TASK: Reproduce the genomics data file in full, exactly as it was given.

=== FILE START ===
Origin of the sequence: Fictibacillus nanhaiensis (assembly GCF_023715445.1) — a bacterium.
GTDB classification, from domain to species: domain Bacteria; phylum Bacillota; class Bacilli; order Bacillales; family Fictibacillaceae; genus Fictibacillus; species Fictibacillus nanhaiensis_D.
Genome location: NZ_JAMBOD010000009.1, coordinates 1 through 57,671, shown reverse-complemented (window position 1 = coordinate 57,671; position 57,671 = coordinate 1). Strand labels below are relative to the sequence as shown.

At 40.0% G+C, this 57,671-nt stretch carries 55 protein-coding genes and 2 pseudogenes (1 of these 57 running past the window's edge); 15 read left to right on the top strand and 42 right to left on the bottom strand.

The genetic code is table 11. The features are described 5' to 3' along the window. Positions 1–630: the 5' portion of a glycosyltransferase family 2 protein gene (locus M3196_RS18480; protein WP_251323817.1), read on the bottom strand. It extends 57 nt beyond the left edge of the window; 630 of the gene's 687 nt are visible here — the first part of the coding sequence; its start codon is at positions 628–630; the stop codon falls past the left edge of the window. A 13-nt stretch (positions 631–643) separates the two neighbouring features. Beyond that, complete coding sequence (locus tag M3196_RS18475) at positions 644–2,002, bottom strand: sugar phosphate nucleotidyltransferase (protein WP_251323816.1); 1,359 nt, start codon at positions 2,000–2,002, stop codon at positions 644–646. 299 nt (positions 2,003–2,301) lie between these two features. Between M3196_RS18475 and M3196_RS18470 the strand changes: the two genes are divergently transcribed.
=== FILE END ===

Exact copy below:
Origin of the sequence: Fictibacillus nanhaiensis (assembly GCF_023715445.1) — a bacterium.
GTDB classification, from domain to species: domain Bacteria; phylum Bacillota; class Bacilli; order Bacillales; family Fictibacillaceae; genus Fictibacillus; species Fictibacillus nanhaiensis_D.
Genome location: NZ_JAMBOD010000009.1, coordinates 1 through 57,671, shown reverse-complemented (window position 1 = coordinate 57,671; position 57,671 = coordinate 1). Strand labels below are relative to the sequence as shown.

At 40.0% G+C, this 57,671-nt stretch carries 55 protein-coding genes and 2 pseudogenes (1 of these 57 running past the window's edge); 15 read left to right on the top strand and 42 right to left on the bottom strand.

The genetic code is table 11. The features are described 5' to 3' along the window. Positions 1–630: the 5' portion of a glycosyltransferase family 2 protein gene (locus M3196_RS18480; protein WP_251323817.1), read on the bottom strand. It extends 57 nt beyond the left edge of the window; 630 of the gene's 687 nt are visible here — the first part of the coding sequence; its start codon is at positions 628–630; the stop codon falls past the left edge of the window. A 13-nt stretch (positions 631–643) separates the two neighbouring features. Beyond that, complete coding sequence (locus tag M3196_RS18475) at positions 644–2,002, bottom strand: sugar phosphate nucleotidyltransferase (protein WP_251323816.1); 1,359 nt, start codon at positions 2,000–2,002, stop codon at positions 644–646. 299 nt (positions 2,003–2,301) lie between these two features. Between M3196_RS18475 and M3196_RS18470 the strand changes: the two genes are divergently transcribed.